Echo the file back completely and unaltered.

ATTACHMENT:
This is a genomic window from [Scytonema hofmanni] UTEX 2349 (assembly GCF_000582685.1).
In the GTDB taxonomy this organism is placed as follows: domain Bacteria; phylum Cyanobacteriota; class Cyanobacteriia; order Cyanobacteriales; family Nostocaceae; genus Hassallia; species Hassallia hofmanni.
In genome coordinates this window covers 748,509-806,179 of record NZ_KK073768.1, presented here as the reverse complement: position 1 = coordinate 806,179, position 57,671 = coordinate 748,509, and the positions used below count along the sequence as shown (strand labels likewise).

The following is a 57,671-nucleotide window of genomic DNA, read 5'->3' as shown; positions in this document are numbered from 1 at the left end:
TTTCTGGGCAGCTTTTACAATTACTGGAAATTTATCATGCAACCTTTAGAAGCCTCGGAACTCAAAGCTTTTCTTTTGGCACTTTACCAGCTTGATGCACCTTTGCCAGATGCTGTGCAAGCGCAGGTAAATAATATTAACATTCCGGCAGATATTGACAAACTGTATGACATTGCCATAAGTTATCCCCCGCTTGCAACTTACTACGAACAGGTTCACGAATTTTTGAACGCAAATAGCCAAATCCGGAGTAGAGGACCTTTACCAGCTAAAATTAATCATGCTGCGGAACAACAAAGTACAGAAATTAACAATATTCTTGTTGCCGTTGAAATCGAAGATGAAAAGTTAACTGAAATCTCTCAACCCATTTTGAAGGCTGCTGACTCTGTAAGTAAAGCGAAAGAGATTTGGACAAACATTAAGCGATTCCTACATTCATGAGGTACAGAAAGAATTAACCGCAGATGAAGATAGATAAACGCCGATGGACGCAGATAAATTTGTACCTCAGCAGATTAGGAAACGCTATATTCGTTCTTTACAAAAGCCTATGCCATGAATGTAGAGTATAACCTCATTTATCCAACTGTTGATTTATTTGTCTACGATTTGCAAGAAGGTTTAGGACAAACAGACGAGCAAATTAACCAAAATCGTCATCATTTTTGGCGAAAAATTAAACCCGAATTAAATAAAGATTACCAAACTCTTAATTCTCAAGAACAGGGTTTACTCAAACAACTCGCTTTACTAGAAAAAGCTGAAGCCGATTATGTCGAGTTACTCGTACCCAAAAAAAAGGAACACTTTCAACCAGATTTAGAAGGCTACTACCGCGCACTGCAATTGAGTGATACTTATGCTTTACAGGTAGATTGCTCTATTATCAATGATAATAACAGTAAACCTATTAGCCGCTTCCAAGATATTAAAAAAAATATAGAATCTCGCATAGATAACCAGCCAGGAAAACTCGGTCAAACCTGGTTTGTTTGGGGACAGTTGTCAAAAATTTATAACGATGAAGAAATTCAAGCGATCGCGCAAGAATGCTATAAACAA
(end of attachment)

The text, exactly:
This is a genomic window from [Scytonema hofmanni] UTEX 2349 (assembly GCF_000582685.1).
In the GTDB taxonomy this organism is placed as follows: domain Bacteria; phylum Cyanobacteriota; class Cyanobacteriia; order Cyanobacteriales; family Nostocaceae; genus Hassallia; species Hassallia hofmanni.
In genome coordinates this window covers 748,509-806,179 of record NZ_KK073768.1, presented here as the reverse complement: position 1 = coordinate 806,179, position 57,671 = coordinate 748,509, and the positions used below count along the sequence as shown (strand labels likewise).

The following is a 57,671-nucleotide window of genomic DNA, read 5'->3' as shown; positions in this document are numbered from 1 at the left end:
TTTCTGGGCAGCTTTTACAATTACTGGAAATTTATCATGCAACCTTTAGAAGCCTCGGAACTCAAAGCTTTTCTTTTGGCACTTTACCAGCTTGATGCACCTTTGCCAGATGCTGTGCAAGCGCAGGTAAATAATATTAACATTCCGGCAGATATTGACAAACTGTATGACATTGCCATAAGTTATCCCCCGCTTGCAACTTACTACGAACAGGTTCACGAATTTTTGAACGCAAATAGCCAAATCCGGAGTAGAGGACCTTTACCAGCTAAAATTAATCATGCTGCGGAACAACAAAGTACAGAAATTAACAATATTCTTGTTGCCGTTGAAATCGAAGATGAAAAGTTAACTGAAATCTCTCAACCCATTTTGAAGGCTGCTGACTCTGTAAGTAAAGCGAAAGAGATTTGGACAAACATTAAGCGATTCCTACATTCATGAGGTACAGAAAGAATTAACCGCAGATGAAGATAGATAAACGCCGATGGACGCAGATAAATTTGTACCTCAGCAGATTAGGAAACGCTATATTCGTTCTTTACAAAAGCCTATGCCATGAATGTAGAGTATAACCTCATTTATCCAACTGTTGATTTATTTGTCTACGATTTGCAAGAAGGTTTAGGACAAACAGACGAGCAAATTAACCAAAATCGTCATCATTTTTGGCGAAAAATTAAACCCGAATTAAATAAAGATTACCAAACTCTTAATTCTCAAGAACAGGGTTTACTCAAACAACTCGCTTTACTAGAAAAAGCTGAAGCCGATTATGTCGAGTTACTCGTACCCAAAAAAAAGGAACACTTTCAACCAGATTTAGAAGGCTACTACCGCGCACTGCAATTGAGTGATACTTATGCTTTACAGGTAGATTGCTCTATTATCAATGATAATAACAGTAAACCTATTAGCCGCTTCCAAGATATTAAAAAAAATATAGAATCTCGCATAGATAACCAGCCAGGAAAACTCGGTCAAACCTGGTTTGTTTGGGGACAGTTGTCAAAAATTTATAACGATGAAGAAATTCAAGCGATCGCGCAAGAATGCTATAAACAA